English Writing Mistakes To Avoid
Its – possessive pronoun (‘The puppy played with its toy.’)
It’s – contraction of “it is” or “it has” (‘I think it’s going to rain.’)
- There vs. Their vs. They’re
There – an adverb; in or at that place (‘I hope you don’t go there.’)
Their – a possessive pronoun (‘Their work is very sloppy.’)
They’re – contraction of “they are” (‘They’re going to perform for us.’)
Lose vs. Loose
Lose – a verb; to suffer the loss of something (‘I don’t want to lose more weight.’)
Loose – an adjective; free or released from attachment (‘She prefers loose clothing.’)
- Whose vs. Who’s
Whose – possessive form of who (‘Do you know whose boat that was?’)
Who’s – a contraction for “who is” (‘Who’s going to clean all this mess?’)
- Your vs. You’re
Your – possessive pronoun (‘Your job is very exciting.’)
You’re – contraction of “you are” (‘You’re going to amaze them today.’)
- Write vs. Right
Write – verb; to express in writing (‘Write a letter to Mom’)
Right – adjective; correct/justified/opposite of left (‘It’s the right way of doing things.’)
- Me vs. I
“Me” is the object and “I” is the subject.
(‘They are going to send me a package.’)
(Ali and I are going to the beach.’)
(‘Many thanks from Ashley and me.’)
- Effect vs. Affect
Effect – noun; produced by a cause/a result of (‘The rules are in effect as of today.’)
Affect – verb; to act on/to produce a chance (‘The cold weather has affected my health.’)
- Gone vs. Went
Went – past tense of the verb “to go”
Gone – past participle of the verb “to go”
(‘I went to the store. I should have gone to the open market instead.’)
- Accept vs. Except
Accept – verb; to take or receive (‘I accept the challenge.’)
Except – preposition; excluding/save/but (‘Everyone except me decided to go.’)
- Could of vs. Could have
“Could of” is often misused perhaps because it sounds so close to “could’ve” which is a contraction of “could have”. It is not correct!
(‘I wonder if I could have majored in English.’)
- Irregardless vs. Regardless
“Irregardless” is not a valid word!
(‘It’s not going to happen regardless of what we do.’)
- Here vs. Hear
Here – adverb; in this place (‘I am planning on staying here.’)
Hear – verb; to be within earshot (‘I do not want to hear that excuse anymore.’)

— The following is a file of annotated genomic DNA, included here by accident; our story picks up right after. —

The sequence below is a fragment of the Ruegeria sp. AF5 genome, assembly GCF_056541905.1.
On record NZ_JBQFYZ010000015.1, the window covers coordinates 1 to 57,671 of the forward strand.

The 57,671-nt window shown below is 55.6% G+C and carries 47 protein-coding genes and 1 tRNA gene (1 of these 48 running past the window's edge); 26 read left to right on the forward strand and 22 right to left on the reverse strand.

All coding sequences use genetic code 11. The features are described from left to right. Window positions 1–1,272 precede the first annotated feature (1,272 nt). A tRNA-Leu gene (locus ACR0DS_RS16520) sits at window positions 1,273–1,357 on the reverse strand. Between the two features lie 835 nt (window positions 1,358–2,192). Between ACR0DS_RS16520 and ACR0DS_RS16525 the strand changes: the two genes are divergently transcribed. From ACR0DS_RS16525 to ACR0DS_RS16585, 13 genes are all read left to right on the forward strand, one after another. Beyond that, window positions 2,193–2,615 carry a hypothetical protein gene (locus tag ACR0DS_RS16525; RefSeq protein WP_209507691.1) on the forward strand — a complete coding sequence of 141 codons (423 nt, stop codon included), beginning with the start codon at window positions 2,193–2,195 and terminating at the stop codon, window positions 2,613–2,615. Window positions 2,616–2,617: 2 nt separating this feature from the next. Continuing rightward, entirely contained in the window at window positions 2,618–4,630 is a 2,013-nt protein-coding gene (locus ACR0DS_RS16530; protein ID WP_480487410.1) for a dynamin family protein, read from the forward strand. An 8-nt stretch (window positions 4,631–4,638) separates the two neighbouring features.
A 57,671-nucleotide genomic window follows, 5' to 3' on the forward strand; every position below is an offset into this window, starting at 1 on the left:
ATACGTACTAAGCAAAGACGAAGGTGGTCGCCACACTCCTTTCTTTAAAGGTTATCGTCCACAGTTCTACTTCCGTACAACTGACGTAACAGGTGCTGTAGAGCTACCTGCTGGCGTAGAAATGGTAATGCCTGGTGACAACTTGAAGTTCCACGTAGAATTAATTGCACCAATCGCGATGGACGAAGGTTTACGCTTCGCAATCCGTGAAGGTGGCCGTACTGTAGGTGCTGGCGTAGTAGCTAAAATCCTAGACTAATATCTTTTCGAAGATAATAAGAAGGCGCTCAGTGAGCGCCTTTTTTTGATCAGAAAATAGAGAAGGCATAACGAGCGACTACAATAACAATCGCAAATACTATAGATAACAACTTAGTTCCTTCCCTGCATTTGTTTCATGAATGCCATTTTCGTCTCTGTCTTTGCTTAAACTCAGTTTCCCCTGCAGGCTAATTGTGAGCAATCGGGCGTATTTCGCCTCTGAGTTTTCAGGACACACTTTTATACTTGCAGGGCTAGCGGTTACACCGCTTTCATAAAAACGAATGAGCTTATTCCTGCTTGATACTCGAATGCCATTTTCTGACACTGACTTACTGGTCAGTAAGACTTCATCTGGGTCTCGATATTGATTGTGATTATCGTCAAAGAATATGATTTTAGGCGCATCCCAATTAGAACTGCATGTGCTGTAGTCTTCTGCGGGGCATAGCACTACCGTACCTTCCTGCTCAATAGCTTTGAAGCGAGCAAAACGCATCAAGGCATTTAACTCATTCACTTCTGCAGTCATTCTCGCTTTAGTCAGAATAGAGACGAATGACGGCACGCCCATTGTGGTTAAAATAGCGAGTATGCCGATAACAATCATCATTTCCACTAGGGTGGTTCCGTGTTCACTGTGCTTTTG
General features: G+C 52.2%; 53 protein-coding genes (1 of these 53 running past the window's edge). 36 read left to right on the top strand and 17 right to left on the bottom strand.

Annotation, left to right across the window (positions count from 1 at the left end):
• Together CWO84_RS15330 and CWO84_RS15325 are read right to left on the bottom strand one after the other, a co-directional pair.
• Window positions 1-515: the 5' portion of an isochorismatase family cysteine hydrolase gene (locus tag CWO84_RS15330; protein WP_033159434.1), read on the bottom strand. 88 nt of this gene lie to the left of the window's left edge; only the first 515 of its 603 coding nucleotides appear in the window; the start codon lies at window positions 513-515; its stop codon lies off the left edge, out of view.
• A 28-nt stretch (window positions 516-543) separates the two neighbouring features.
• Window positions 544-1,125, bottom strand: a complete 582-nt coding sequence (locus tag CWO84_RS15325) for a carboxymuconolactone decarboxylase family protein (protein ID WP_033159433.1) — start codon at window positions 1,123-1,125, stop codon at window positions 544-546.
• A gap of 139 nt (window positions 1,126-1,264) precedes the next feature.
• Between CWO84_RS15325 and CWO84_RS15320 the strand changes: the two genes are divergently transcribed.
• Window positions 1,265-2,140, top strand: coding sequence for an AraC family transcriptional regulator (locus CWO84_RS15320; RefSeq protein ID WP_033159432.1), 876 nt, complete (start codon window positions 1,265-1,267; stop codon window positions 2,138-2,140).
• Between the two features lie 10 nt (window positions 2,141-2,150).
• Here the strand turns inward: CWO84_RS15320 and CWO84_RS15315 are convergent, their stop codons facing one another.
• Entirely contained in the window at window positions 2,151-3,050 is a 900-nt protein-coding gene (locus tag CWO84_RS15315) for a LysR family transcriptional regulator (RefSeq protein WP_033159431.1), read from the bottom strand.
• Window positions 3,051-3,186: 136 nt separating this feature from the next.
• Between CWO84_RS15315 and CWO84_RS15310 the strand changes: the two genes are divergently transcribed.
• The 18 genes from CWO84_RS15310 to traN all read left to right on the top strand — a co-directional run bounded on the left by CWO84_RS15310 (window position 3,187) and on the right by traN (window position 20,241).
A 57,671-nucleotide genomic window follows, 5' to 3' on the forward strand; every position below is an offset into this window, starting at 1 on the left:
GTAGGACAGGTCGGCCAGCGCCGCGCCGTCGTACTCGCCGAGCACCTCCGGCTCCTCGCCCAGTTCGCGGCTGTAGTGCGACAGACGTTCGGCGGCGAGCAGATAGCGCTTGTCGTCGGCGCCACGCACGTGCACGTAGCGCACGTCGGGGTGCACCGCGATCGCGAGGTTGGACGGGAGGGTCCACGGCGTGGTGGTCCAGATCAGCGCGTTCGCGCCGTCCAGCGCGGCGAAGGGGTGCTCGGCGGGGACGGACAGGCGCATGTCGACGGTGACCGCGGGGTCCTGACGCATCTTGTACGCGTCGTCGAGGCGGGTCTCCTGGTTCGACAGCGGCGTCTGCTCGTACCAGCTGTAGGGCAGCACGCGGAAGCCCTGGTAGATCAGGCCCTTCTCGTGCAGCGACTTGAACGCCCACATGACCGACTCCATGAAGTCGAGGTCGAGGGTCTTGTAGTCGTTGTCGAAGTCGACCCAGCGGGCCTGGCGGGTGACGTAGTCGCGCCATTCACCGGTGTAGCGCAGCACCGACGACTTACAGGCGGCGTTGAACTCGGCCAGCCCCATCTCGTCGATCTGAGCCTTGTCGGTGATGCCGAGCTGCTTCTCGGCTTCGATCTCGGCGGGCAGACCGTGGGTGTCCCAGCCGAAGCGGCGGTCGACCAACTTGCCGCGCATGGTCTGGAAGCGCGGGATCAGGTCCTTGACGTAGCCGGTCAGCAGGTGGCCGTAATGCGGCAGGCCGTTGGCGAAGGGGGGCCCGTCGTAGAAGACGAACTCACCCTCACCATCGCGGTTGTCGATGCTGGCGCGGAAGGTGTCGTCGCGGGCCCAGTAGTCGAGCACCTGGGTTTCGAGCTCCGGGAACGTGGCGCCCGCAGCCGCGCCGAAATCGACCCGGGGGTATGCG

- To vs. Too vs. Two
To – preposition (‘You should be prepared to go.’)
Too – adverb; also (‘They want to perform too.’)
Two – noun; one plus one (‘I want you two to make a decision.’)
- Then vs. Than
Then – adverb; at the time (‘I will eat, and then I will go.’)
Than – used after comparative adjectives (‘He is taller than she is.’)
- Were vs. Where vs. We’re
Were – past tense of verb “to be” (‘We were happy.’)
Where – adverb; in or at what place (‘Where did you go?’)
We’re – contraction of “we are” (‘We’re going to win.’)
- Plurals don’t need apostrophe
The most common error is to put an apostrophe when you form plurals for a noun.
(“cat’s”, “dog’s”, “ABC’s” is incorrect; “cats”, “dogs”, “ABCs” is correct)
- Ending sentences with prepositions or Adding Them When We Shouldn’t.
It is a common trend now to use prepositions incorrectly to end phrases and questions.
Incorrect – (‘Where are we at with our plans?’) (‘Where is the movie theatre at?’)
Correct – (‘Where are we with our plans?’) (‘Where is the movie theatre?’)
Examples of when we end a sentence with a preposition:
Incorrect – (‘Who should I give it to?)
Correct – (‘To whom should I give it?)
Strictly speaking, this is grammatically incorrect, but these days, this rule is going out of fashion as we move to less formal communication all round. 🙂
- The dangling participle
The dangling participle can seriously change the flow and meaning of your writing.
Misinterpreted – (‘Cooking in the pan, Anna decided it was time to turn the vegetables.’)
It sounds as though Anna herself was being cooked in the pan!
Intended – (‘Anna decided it was time to turn the vegetables cooking on the stove.’)
- Comma splice
This error occurs when two independent clauses are connected by only a comma. Remember the cry of every school teacher, “Commas are NOT sticky!”.
Example – (‘My family bakes together nearly every night, we then get to enjoy everything we make together.’)
Correction 1 – (‘My family bakes together nearly every night. We then get to enjoy everything we make together.’) The comma splice has been corrected by breaking the sentence into two separate sentences.
Correction 2 – (‘My family bakes together nearly every night, and we then get to enjoy everything we make together.’) The comma splice has been corrected by adding a coordinating conjunction and a comma.